List of rulers of Auvergne

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This is a list of the various rulers of Auvergne.

History[edit]

In the 7th century Auvergne was disputed between the Franks and Aquitanians. It was later conquered by the Carolingians, and was integrated for a time into the kingdom of Aquitaine. The counts of Auvergne slowly became autonomous.

In the 10th century Auvergne became a disputed territory between the Count of Poitiers and the Counts of Toulouse.

In the Middle Ages Auvergne was broken into four feudal domains:

Auvergne was integrated in turn into the appanages of Alphonse of Toulouse, Count of Poitou and Count of Toulouse (1241–1271) and of John of Berry Duke of Berry, Duke of Auvergne, Count of Poitiers and Count of Montpensier (1360–1416).

During the Hundred Years' War Auvergne faced numerous raids and revolts, including the Tuchin Revolt.

In 1424 the Duchy of Auvergne passed to the House of Bourbon.

Quite contemporaneously, the County of Auvergne passed to the House of La Tour d'Auvergne, and upon its extinction in 1531 it passed to Catherine de' Medici before becoming a royal domain.

In 1434, the Dauphinate of Auvergne passed to the House of Bourbon-Montpensier.

Counts of Auvergne[edit]

Coat of arms of the counts and dukes of Auvergne.

List of Burgundian Dukes of the Roman era[edit]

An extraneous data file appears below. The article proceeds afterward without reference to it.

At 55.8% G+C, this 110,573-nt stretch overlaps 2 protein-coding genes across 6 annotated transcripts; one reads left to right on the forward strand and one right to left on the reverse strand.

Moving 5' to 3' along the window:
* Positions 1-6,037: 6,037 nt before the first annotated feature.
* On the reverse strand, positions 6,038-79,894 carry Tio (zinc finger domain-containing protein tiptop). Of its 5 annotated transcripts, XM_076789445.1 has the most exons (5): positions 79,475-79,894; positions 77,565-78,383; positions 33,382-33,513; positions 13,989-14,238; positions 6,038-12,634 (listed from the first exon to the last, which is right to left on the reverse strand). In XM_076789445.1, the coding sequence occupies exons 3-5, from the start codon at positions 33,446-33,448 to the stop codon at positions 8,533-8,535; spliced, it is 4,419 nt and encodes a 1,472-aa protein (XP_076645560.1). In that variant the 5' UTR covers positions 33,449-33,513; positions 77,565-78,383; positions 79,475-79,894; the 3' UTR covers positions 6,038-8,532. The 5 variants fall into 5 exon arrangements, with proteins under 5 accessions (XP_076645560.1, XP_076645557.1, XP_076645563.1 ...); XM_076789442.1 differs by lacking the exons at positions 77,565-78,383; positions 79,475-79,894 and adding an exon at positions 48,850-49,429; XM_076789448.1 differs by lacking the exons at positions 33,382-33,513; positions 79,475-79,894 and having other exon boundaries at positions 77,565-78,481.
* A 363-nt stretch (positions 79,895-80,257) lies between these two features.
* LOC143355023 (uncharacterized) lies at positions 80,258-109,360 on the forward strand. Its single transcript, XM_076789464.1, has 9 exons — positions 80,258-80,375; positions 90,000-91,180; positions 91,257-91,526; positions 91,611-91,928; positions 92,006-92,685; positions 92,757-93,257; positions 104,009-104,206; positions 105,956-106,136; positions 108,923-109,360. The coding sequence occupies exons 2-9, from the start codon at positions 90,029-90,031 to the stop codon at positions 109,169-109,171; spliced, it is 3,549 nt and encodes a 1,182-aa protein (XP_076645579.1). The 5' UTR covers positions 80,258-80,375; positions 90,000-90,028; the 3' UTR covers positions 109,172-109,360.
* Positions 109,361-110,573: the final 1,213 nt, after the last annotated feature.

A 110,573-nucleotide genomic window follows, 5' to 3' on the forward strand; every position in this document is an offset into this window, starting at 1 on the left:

• Victorius (479–488)
  • Apollonarus (506)
  • Hortensius of Neustria (527)
  • Becco (532)
  • Sigivald (533)
  • Hortensius (534)
  • Evodius ?
  • Georgius ?
  • Britianus ?
  • Firminus (c. 555 or 558, deposed)
  • Sallustus (duke c. 555 or 558–560)
  • Firminus (restored, 560–571)
  • Venerandus (before 585)
  • Nicetius I (duke and count c. 585)
  • Nicetius II (c. 585)
  • Eulalius (duke 585–590)

List of Counts of the Frankish era[edit]

  • part of Austrasia (592–595)
  • part of Burgundy (595–613)
  • part of Austrasia (612–639)
  • Bobon of Neustria (639–656)
  • Hector of Neustria (c. 655–675)
  • Bodilon of Austrasia (c. 675)
  • Calminius of Neustria (c. 670s)
  • Genesius (c. 680s)
  • Haribert of Neustria (c. 690s)
  • part of Neustria until 751

List of Carolingian and French Counts[edit]

After the death of Acfred, who left the comital fisc completely diminished, there appeared no successor who could control the entire Auvergne, with Velay. Several relatives of surrounding regions made claims. Below are the dates of their effective control.

  • Armand of Clermont (?–?)
  • Robert I of Clermont (?–?)
  • Robert II of Clermont (?–?)
  • Robert III of Clermont (?–?), son of Robert II.
  • Guy I of Auvergne (979–989), brother of Robert III.
  • William IV of Auvergne (989–1016) (also called William I or V)
  • Robert I of Auvergne (1016–1032) (also called Robert III)
  • William V of Auvergne (1032–1064) (also called William II or VI)
  • Robert II of Auvergne (1064–1096) (also called Robert IV)
  • William VI of Auvergne (1096–1136) (also called William III or VII)
  • Robert III of Auvergne (1136–1143) (also called Robert V)
  • William VII the Young of Auvergne (1143 – c. 1155) (also called William IV or VIII) (remained Count-Dauphin of Auvergne, see below)
  • William VIII the Old, count of Auvergne (1155–1182) (also called William VII or IX; overthrew his nephew in 1155 and took over most of the county, see below)